Ask Aida

Ask Aida

CHOW’s food editor on her Food Network show

What’s it like to be a Food Network TV personality? CHOW’s food editor, Aida Mollenkamp, is finding out. The former ballerina and Le Cordon Bleu–trained chef just finished taping her own Food Network show, Ask Aida, in New York City a few weeks ago. The program’s hook is interactivity: Aida answers viewers’ questions submitted in video and email form through the show’s website, in between demonstrating recipes. We talked to Aida about hot lights, long days, and how freaky it is to suddenly see yourself on-screen during a JetBlue flight. Lessley Anderson

How long did it take to tape the show?

We shot 13 episodes in eight working days, working 13 hours a day. I’d come in at seven, have breakfast while my hair and makeup were done, go over changes to the general outline of the show we were going to be filming, and by nine we’d start filming. I’d be done by seven or eight.

How did you come up with the theme for each show?

The producers and I would first look at the user-submitted content, then decide on three to four recipes to make per show. Like, there are all these Mexican questions, so let’s do a whole Mexican meal. From there it was a brainstorming session between the producers and myself for things that are doable but still fit with my style, which is California-influenced and using very fresh ingredients. (I try to open a can as infrequently as possible.) Then we’d come up with a general outline, no script.

Was everything planned out?

Before filming, we would run through every single move I’d make in my recipe for the producers, camera, and lighting people. It would be like, “The camera has to be here at this second, and lighting has to be here.” So if I forgot to pick something up with my left hand and used my right by accident, that would be a problem. A lot of precision goes into it.

What were the user questions like?

There was this woman who said she had a really trashed pot, and she wanted to find out how to get the stuff off. I called her, because I wanted to find out what she’d been cooking in it, to find out why it was so caked on with craziness. She’d been using a stainless steel pan under the broiler for years, and she just hadn’t been cleaning it. I said to soak it for a while, simmer over heat, and scrub it. Or use an oven cleaner as a last solution, because it’s not as green.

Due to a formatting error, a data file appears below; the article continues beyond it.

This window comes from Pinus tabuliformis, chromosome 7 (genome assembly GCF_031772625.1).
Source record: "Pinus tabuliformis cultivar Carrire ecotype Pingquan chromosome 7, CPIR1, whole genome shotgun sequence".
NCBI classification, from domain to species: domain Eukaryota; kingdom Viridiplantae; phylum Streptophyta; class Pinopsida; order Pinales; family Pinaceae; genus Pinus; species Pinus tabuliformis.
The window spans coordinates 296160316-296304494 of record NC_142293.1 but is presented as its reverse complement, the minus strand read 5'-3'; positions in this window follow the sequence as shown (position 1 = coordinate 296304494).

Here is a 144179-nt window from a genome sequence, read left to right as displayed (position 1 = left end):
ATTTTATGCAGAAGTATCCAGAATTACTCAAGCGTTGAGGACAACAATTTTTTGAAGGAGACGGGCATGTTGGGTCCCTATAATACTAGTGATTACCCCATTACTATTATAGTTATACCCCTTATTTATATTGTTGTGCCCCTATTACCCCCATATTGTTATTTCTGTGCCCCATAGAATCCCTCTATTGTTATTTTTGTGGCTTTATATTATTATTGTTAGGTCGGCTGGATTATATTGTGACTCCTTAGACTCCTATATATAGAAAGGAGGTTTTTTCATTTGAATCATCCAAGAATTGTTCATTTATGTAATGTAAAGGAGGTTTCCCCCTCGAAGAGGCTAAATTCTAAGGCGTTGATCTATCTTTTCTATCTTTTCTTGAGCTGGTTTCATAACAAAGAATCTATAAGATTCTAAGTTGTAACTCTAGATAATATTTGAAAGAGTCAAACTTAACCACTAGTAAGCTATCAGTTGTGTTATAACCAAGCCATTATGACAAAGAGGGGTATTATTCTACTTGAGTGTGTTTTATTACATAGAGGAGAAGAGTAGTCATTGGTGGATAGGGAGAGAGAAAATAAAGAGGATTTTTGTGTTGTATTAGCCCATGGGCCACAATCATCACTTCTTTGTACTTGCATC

How did they want you to look on the show?

I was really clear that I have an opinion about my style. I have graphic T’s and wear jeans and Converse. We used a lot of the Brooklyn Industries T-shirts, and Rogan’s organic line, because I try my best to be sustainable when I can. I was really excited about WESC, which is a Swedish brand. As far as makeup went, they didn’t put heavy pancake on me. I could actually go out to dinner with it on.

How did the set look?

I like things that are kind of minimal yet warm, so there was a fair amount of stainless steel, but they had a window put in and a distressed wood table, and though I would never have admitted it before I walked on set, I really like stuff in the purple family. I realized it when I saw the wall they painted sort of mauve. As far as appliances and tools, it was what I was used to and prefer, like a Viking range, Wüsthof knives, and Emile Henry and Le Creuset cookware.

What were the hardest parts about doing the show?

I surprisingly wasn’t nervous. The one big challenge was that when I do videos for CHOW, they’re just a few minutes, and the idea is to disseminate the information as quickly as possible—with online, people find you because they’re already searching for something. But with TV, people are channel surfing, and the burden is on you to catch their attention in a millisecond. You’re really trying to sell what you’re showing the audience. The producers wanted me to delve into personal stories when I was talking about an ingredient so people can get excited about it. My mother was actually on set with me for a few days, and she would remind me of experiences from my life that would make good stories.

What was it like being “on” all the time?

Even though you think you’re being really, really obnoxiously boisterous, it’s as if the camera somehow sucks energy out of you. You have to be even more outgoing with your personality to convey how much energy you do have. You’re standing on your feet for many hours, cooking, being on the whole time, and it’s basically like an all-day party—very taxing. The lights were very hot. The executive producer told me that everybody has a breakdown on day three. It definitely was true. At the end of day three, I hit a wall and just said: “I think I’ve had too much.” But the next morning I was totally refreshed.

Did you get stage fright?

Not at all when I was filming. However, last week I was on a JetBlue flight, and as I flipped through the channels I saw a commercial for [the show], and all of a sudden I realized the whole world was going to see it. It’s really hard to watch or hear yourself.

Where will you be when Ask Aida premieres on August 2 at 12:30 p.m.?

I’m going to be at my friend’s wedding watching her walk down the aisle. Luckily my family will be recording it so I can watch it later.

Lessley Anderson is senior editor at CHOW.

Photo-illustration by Sean McCabe